Let's face it: at this time of year, almost everyone is a blithering basket case as the last days of the holiday season approach. If you've already done all your shopping, good for you; go have a hot toddy with the rest of the well prepared people you know.
For me, stocking stuffers have traditionally been the hardest category to figure out. After all, the items shouldn't be too big, and, unless you are going for a real surprise, not too expensive either.
If you have an outdoors-oriented person in your life, here are some great ideas for stocking stuffers to bring the smiles:
Black Diamond Gizmo Headlamp ($20)
With three LED lights, the Black Diamond Gizmo outputs plenty of light despite its small size. Compact and light, the Gizmo runs on three AAA batteries for up to 36 hours, and has three brightness settings. Great for those early-morning alpine starts on Fourteeners, or to carry as a backup in case your ski or hike takes longer than planned.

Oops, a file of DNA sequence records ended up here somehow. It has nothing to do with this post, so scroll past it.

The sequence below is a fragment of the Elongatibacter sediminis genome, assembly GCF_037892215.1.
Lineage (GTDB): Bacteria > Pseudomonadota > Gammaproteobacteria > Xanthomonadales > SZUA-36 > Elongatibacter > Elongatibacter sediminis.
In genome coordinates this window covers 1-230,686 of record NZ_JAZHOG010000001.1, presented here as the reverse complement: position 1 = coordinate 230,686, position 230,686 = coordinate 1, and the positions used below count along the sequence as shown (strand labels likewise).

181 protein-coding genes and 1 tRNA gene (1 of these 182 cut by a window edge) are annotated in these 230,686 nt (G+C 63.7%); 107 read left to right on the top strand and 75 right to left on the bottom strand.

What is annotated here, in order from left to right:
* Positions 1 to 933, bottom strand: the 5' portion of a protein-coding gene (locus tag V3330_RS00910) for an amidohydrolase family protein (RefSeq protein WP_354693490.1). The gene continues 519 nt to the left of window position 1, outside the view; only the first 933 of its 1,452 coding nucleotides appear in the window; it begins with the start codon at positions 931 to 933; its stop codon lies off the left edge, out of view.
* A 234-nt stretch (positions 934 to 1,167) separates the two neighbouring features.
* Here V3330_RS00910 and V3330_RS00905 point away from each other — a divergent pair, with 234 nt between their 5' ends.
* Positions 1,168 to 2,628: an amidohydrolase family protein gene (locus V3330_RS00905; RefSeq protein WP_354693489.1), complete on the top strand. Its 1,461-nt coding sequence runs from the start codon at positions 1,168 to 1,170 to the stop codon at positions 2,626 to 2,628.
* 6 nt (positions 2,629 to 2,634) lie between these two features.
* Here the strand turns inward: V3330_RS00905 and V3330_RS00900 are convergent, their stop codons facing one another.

Heatpacks (price varies, usually $1 per pair)
For the person who always seems to have cold hands. A good addition to a first aid kit as well. Chemical heat packs are activated by exposing them to air and shaking them, and usually last four to eight hours. Sticking them inside your gloves or mittens is a great way to stay warm on super cold days.
Toko Pocket Wax ($13-$15)
Designed to be easy to apply when at the base of the resort, the Pocket Wax kit comes with a universal temperature fluorinated wax, an applicator, and a polishing felt. Great wax to keep your skis or snowboard running smoothly in between full tunes.
Slope Meter ($23-$30)
Lifelink and Backcountry Access both make good slopemeters for the budding backcountry skier. Want to know if that slope you are eying falls into that classic avalanche slope angle of 35 and 45 degrees? Have a slope meter handy.
Gerber Suspension Multitool ($38)
This might be outside the price range of a stocking stuffer, but really, everybody needs a multitool, and this one has most of the classic tools, like needlenose pliers, saw, knife, scissors, and wire cutters, and still runs less than $40. Most of the Leatherman tools, which are admittedly nicer, start at $50.
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